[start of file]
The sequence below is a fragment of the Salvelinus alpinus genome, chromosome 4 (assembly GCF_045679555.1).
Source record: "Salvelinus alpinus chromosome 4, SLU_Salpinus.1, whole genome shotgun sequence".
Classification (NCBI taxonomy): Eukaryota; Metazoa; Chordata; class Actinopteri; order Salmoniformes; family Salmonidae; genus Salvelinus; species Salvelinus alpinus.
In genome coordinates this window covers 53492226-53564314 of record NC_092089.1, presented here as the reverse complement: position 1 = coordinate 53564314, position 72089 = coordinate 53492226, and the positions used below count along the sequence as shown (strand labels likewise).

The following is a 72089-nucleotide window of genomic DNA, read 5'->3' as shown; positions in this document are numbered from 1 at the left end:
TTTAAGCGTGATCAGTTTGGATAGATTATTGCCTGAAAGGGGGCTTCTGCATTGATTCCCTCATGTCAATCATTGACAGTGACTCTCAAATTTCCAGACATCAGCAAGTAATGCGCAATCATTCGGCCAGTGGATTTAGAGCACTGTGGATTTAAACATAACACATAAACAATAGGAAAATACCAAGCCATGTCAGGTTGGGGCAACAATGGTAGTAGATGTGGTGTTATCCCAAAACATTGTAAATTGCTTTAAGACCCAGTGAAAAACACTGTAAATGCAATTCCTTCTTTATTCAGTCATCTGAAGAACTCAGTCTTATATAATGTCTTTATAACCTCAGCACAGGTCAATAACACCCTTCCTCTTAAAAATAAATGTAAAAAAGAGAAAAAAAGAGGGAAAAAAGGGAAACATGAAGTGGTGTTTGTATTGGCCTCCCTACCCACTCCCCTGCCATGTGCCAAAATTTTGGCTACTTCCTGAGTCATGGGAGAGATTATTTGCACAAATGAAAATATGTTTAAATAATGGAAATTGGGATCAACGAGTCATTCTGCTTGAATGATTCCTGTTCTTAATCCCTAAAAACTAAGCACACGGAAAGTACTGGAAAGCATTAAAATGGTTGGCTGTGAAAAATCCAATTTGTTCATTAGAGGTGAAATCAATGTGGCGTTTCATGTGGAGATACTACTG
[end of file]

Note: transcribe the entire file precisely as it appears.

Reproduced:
The sequence below is a fragment of the Salvelinus alpinus genome, chromosome 4 (assembly GCF_045679555.1).
Source record: "Salvelinus alpinus chromosome 4, SLU_Salpinus.1, whole genome shotgun sequence".
Classification (NCBI taxonomy): Eukaryota; Metazoa; Chordata; class Actinopteri; order Salmoniformes; family Salmonidae; genus Salvelinus; species Salvelinus alpinus.
In genome coordinates this window covers 53492226-53564314 of record NC_092089.1, presented here as the reverse complement: position 1 = coordinate 53564314, position 72089 = coordinate 53492226, and the positions used below count along the sequence as shown (strand labels likewise).

The following is a 72089-nucleotide window of genomic DNA, read 5'->3' as shown; positions in this document are numbered from 1 at the left end:
TTTAAGCGTGATCAGTTTGGATAGATTATTGCCTGAAAGGGGGCTTCTGCATTGATTCCCTCATGTCAATCATTGACAGTGACTCTCAAATTTCCAGACATCAGCAAGTAATGCGCAATCATTCGGCCAGTGGATTTAGAGCACTGTGGATTTAAACATAACACATAAACAATAGGAAAATACCAAGCCATGTCAGGTTGGGGCAACAATGGTAGTAGATGTGGTGTTATCCCAAAACATTGTAAATTGCTTTAAGACCCAGTGAAAAACACTGTAAATGCAATTCCTTCTTTATTCAGTCATCTGAAGAACTCAGTCTTATATAATGTCTTTATAACCTCAGCACAGGTCAATAACACCCTTCCTCTTAAAAATAAATGTAAAAAAGAGAAAAAAAGAGGGAAAAAAGGGAAACATGAAGTGGTGTTTGTATTGGCCTCCCTACCCACTCCCCTGCCATGTGCCAAAATTTTGGCTACTTCCTGAGTCATGGGAGAGATTATTTGCACAAATGAAAATATGTTTAAATAATGGAAATTGGGATCAACGAGTCATTCTGCTTGAATGATTCCTGTTCTTAATCCCTAAAAACTAAGCACACGGAAAGTACTGGAAAGCATTAAAATGGTTGGCTGTGAAAAATCCAATTTGTTCATTAGAGGTGAAATCAATGTGGCGTTTCATGTGGAGATACTACTG